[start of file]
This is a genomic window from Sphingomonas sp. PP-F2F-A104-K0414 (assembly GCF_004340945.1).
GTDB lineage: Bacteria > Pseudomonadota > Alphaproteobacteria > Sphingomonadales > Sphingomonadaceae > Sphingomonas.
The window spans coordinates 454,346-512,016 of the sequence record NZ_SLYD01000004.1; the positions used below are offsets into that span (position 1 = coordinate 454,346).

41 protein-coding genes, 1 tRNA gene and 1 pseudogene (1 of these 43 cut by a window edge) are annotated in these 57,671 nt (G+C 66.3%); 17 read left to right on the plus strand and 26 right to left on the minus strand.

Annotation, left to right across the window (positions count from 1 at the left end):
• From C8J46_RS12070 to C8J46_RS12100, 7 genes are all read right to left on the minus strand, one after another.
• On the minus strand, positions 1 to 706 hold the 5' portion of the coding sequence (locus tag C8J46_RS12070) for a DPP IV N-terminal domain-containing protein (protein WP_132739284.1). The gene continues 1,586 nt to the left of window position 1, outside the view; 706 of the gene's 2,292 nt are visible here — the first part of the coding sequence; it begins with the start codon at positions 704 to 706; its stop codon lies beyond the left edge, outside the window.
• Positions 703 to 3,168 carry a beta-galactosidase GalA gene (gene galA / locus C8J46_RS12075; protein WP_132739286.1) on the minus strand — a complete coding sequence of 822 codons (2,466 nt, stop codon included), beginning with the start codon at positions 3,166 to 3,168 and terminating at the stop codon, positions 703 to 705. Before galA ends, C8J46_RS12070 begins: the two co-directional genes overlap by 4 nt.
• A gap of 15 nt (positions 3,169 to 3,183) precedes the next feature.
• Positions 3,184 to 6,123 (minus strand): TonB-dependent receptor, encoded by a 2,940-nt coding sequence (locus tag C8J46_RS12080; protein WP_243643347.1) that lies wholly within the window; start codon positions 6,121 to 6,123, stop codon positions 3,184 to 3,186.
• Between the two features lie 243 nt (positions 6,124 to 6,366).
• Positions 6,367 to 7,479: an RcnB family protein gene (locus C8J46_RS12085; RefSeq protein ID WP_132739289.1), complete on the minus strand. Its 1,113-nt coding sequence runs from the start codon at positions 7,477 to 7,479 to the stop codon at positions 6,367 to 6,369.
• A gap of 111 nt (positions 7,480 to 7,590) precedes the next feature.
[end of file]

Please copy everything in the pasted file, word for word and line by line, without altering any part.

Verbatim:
This is a genomic window from Sphingomonas sp. PP-F2F-A104-K0414 (assembly GCF_004340945.1).
GTDB lineage: Bacteria > Pseudomonadota > Alphaproteobacteria > Sphingomonadales > Sphingomonadaceae > Sphingomonas.
The window spans coordinates 454,346-512,016 of the sequence record NZ_SLYD01000004.1; the positions used below are offsets into that span (position 1 = coordinate 454,346).

41 protein-coding genes, 1 tRNA gene and 1 pseudogene (1 of these 43 cut by a window edge) are annotated in these 57,671 nt (G+C 66.3%); 17 read left to right on the plus strand and 26 right to left on the minus strand.

Annotation, left to right across the window (positions count from 1 at the left end):
• From C8J46_RS12070 to C8J46_RS12100, 7 genes are all read right to left on the minus strand, one after another.
• On the minus strand, positions 1 to 706 hold the 5' portion of the coding sequence (locus tag C8J46_RS12070) for a DPP IV N-terminal domain-containing protein (protein WP_132739284.1). The gene continues 1,586 nt to the left of window position 1, outside the view; 706 of the gene's 2,292 nt are visible here — the first part of the coding sequence; it begins with the start codon at positions 704 to 706; its stop codon lies beyond the left edge, outside the window.
• Positions 703 to 3,168 carry a beta-galactosidase GalA gene (gene galA / locus C8J46_RS12075; protein WP_132739286.1) on the minus strand — a complete coding sequence of 822 codons (2,466 nt, stop codon included), beginning with the start codon at positions 3,166 to 3,168 and terminating at the stop codon, positions 703 to 705. Before galA ends, C8J46_RS12070 begins: the two co-directional genes overlap by 4 nt.
• A gap of 15 nt (positions 3,169 to 3,183) precedes the next feature.
• Positions 3,184 to 6,123 (minus strand): TonB-dependent receptor, encoded by a 2,940-nt coding sequence (locus tag C8J46_RS12080; protein WP_243643347.1) that lies wholly within the window; start codon positions 6,121 to 6,123, stop codon positions 3,184 to 3,186.
• Between the two features lie 243 nt (positions 6,124 to 6,366).
• Positions 6,367 to 7,479: an RcnB family protein gene (locus C8J46_RS12085; RefSeq protein ID WP_132739289.1), complete on the minus strand. Its 1,113-nt coding sequence runs from the start codon at positions 7,477 to 7,479 to the stop codon at positions 6,367 to 6,369.
• A gap of 111 nt (positions 7,480 to 7,590) precedes the next feature.